Main earner, but dreading going back from maternity leave

I have just finished my second maternity leave and I currently have no job. I am finding it difficult to work out what to do next. I am the main earner in the house and the role I take will directly impact our finances. I have spent the last 17 years with a large global bank and worked my way up the career ladder in technology. I am finding it difficult to find roles similar to what I did as I became senior and have a well rounded CV ie no real specialisms! I look at job roles of similar pay and they fill me with dread and I really feel like I do not have the experience and knowledge to do them. I look at junior roles and I cannot show I can go back to that detail as I have not done that in the last 10 years! I feel like I am in a spin and I know for sure having two children aged one and four is not aiding my mindset as I also enjoy my time with them. I cannot afford to be a full-time mum for much longer. I avoid talking to recruitment consultants as I cannot talk positively about myself… and I always end up saying that I am just coming back off maternity. In fact I had an awful interview where I could not stop talking about it and wanting to take a back seat! Plus I really do not know what job to do as my roles have been so varied. I am pretty sure if I just had a job I would crack on and do brilliantly, but my confidence is not great. How do I decide what job to apply for and how do I build my confidence up?

The sentence that really jumps out at me in your email is that the thought of returning to the kind of job you did before ‘fills you with dread’. I am sure many other working mums can empathise with this feeling and remember what it was like to be thinking about going back to work with two young children of 4 and 1.

Everything for you has changed and I imagine when you think about the job you used to do and consider what you have to do now as a mum you question how these two worlds are going to meet. It feels like putting together a jigsaw which used to fit together nicely but whichever way you jiggle the pieces around it just isn’t going to fit in the same way again.

Before starting to think about what it is that you want to do to bring in some money it is worth taking a moment out to recognise how things have changed for you and consider what this means in terms of the kind of work life balance that is going to work for you moving forwards.

Imagine that you had £20 to share out between these dimensions in life. You could either give the whole amount to one of these or you could share them between some or all of the values. Which ones are most important to you when thinking of where your priorities lie?



Power and influence



Knowledge / expertise

Idealism /values

Working with others




Work-life balance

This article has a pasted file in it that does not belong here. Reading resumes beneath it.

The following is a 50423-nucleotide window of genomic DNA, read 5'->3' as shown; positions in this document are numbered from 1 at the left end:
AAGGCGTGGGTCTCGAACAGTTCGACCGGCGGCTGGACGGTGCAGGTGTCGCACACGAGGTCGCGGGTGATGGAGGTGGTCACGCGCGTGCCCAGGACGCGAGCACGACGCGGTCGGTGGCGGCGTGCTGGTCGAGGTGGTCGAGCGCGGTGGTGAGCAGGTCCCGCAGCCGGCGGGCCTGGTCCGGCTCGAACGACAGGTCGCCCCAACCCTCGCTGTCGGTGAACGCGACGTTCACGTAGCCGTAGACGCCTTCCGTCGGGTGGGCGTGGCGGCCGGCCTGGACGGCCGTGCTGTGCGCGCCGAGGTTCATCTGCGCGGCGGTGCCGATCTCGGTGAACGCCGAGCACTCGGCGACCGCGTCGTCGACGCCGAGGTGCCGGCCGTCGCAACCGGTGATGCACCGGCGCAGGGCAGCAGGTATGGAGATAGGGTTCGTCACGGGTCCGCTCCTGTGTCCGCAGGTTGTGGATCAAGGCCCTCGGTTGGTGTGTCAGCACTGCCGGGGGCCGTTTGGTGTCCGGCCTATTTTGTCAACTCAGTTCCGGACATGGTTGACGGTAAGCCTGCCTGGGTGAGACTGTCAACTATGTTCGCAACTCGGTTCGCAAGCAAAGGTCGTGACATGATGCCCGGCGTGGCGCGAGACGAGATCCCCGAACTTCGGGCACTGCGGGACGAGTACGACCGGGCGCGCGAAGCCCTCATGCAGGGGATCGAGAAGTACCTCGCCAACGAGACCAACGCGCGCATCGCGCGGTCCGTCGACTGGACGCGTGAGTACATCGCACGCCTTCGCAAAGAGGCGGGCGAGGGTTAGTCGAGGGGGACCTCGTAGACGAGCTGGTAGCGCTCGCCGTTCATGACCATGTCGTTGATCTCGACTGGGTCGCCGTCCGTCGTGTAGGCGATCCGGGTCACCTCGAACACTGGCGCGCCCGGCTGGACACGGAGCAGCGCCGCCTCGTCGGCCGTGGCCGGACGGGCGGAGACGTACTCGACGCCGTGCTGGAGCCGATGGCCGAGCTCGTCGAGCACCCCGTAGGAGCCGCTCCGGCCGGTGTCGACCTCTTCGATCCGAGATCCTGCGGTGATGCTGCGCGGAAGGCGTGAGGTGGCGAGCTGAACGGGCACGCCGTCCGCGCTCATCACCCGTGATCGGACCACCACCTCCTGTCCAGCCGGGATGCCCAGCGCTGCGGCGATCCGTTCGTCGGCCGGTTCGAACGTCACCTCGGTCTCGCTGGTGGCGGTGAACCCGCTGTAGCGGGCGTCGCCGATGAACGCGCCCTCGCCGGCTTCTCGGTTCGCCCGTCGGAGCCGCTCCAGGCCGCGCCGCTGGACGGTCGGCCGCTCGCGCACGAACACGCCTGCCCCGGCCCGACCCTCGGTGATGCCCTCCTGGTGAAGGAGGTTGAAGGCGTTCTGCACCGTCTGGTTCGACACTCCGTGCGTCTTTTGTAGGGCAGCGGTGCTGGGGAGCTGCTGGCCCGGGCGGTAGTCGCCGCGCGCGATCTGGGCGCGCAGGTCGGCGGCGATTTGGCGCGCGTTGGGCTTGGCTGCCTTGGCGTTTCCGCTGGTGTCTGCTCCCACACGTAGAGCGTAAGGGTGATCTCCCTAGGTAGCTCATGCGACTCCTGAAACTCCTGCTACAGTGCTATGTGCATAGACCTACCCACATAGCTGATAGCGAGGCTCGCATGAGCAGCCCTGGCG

Self-development / personal growth

It is likely that the way you respond to this is different to the response you would have given when you were last in work. Take a moment to consider how your priorities have changed and what is important to you going forwards in terms of your work life balance.

You clearly worked at a high level in global banking and I get the feeling that you feel that you no longer have the skills you used to have. I would question how accurate this perception is. Just like riding a bike the thought of doing it would be a bit scary if you had not been on a bike for a number of years, you might even be a bit wobbly as you pedal off down the road, but you would soon be flying along. You yourself have said that you are sure that if you just had a job you would do brilliantly – hold onto this thought!

Undertaking some voluntary work can be a really good way of reintroducing you to the working world without the pressure of having to perform at the height of your game. It is also a way of finding out how you would manage juggling family life and work and checking out how you feel about new areas of work that you may not have previously considered.

When you think about voluntary work don’t just think of helping out at your local charity shop as there are a wealth of charitable organisations looking for support in just about every conceivable area of business. Have a look at the website to find out what is available in your area. You can search using your postcode and if you put in an advanced search you can filter on the kind of activity you would like to be involved in or skills you would like to develop.

Lastly, consider other ways of finding jobs. Whilst recruitment consultants can be helpful don’t neglect your networks as most jobs are found this way. You have 17 years of working within the Global Banking Sector and it is well worth tapping into this for leads as well as thinking about who else you know in your personal life and from any interests or groups you are part of.

The free Badged Open Course ‘Understanding Your Sector’ is a good way of thinking about the sector you used to work in and exploring opportunities that may come from this if you are considering changing career. You can find this on Open Learn at

Good luck in taking this forwards.

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